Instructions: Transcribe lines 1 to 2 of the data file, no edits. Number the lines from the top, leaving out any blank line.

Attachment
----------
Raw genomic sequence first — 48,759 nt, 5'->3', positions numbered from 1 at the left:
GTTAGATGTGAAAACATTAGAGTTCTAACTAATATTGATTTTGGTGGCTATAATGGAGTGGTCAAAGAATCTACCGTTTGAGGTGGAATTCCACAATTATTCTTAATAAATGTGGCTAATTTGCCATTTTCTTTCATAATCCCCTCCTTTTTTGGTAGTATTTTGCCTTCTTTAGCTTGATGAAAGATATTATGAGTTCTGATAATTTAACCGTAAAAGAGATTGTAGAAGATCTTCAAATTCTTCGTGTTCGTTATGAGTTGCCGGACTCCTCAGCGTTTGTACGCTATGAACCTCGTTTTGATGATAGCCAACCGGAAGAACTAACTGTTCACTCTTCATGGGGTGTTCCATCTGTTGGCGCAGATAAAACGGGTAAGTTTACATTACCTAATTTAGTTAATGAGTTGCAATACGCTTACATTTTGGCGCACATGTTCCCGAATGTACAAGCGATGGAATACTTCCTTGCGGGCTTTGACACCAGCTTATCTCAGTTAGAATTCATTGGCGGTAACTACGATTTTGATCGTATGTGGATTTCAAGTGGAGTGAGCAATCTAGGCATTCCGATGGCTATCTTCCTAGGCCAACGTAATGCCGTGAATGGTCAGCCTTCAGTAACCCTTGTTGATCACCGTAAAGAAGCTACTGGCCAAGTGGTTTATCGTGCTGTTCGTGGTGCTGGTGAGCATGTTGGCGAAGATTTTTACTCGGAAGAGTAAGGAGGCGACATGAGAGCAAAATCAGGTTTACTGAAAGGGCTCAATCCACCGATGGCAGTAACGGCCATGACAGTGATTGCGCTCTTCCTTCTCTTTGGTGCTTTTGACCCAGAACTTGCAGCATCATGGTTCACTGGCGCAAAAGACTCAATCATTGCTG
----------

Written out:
Raw genomic sequence first — 48,759 nt, 5'->3', positions numbered from 1 at the left:
GTTAGATGTGAAAACATTAGAGTTCTAACTAATATTGATTTTGGTGGCTATAATGGAGTGGTCAAAGAATCTACCGTTTGAGGTGGAATTCCACAATTATTCTTAATAAATGTGGCTAATTTGCCATTTTCTTTCATAATCCCCTCCTTTTTTGGTAGTATTTTGCCTTCTTTAGCTTGATGAAAGATATTATGAGTTCTGATAATTTAACCGTAAAAGAGATTGTAGAAGATCTTCAAATTCTTCGTGTTCGTTATGAGTTGCCGGACTCCTCAGCGTTTGTACGCTATGAACCTCGTTTTGATGATAGCCAACCGGAAGAACTAACTGTTCACTCTTCATGGGGTGTTCCATCTGTTGGCGCAGATAAAACGGGTAAGTTTACATTACCTAATTTAGTTAATGAGTTGCAATACGCTTACATTTTGGCGCACATGTTCCCGAATGTACAAGCGATGGAATACTTCCTTGCGGGCTTTGACACCAGCTTATCTCAGTTAGAATTCATTGGCGGTAACTACGATTTTGATCGTATGTGGATTTCAAGTGGAGTGAGCAATCTAGGCATTCCGATGGCTATCTTCCTAGGCCAACGTAATGCCGTGAATGGTCAGCCTTCAGTAACCCTTGTTGATCACCGTAAAGAAGCTACTGGCCAAGTGGTTTATCGTGCTGTTCGTGGTGCTGGTGAGCATGTTGGCGAAGATTTTTACTCGGAAGAGTAAGGAGGCGACATGAGAGCAAAATCAGGTTTACTGAAAGGGCTCAATCCACCGATGGCAGTAACGGCCATGACAGTGATTGCGCTCTTCCTTCTCTTTGGTGCTTTTGACCCAGAACTTGCAGCATCATGGTTCACTGGCGCAAAAGACTCAATCATTGCTG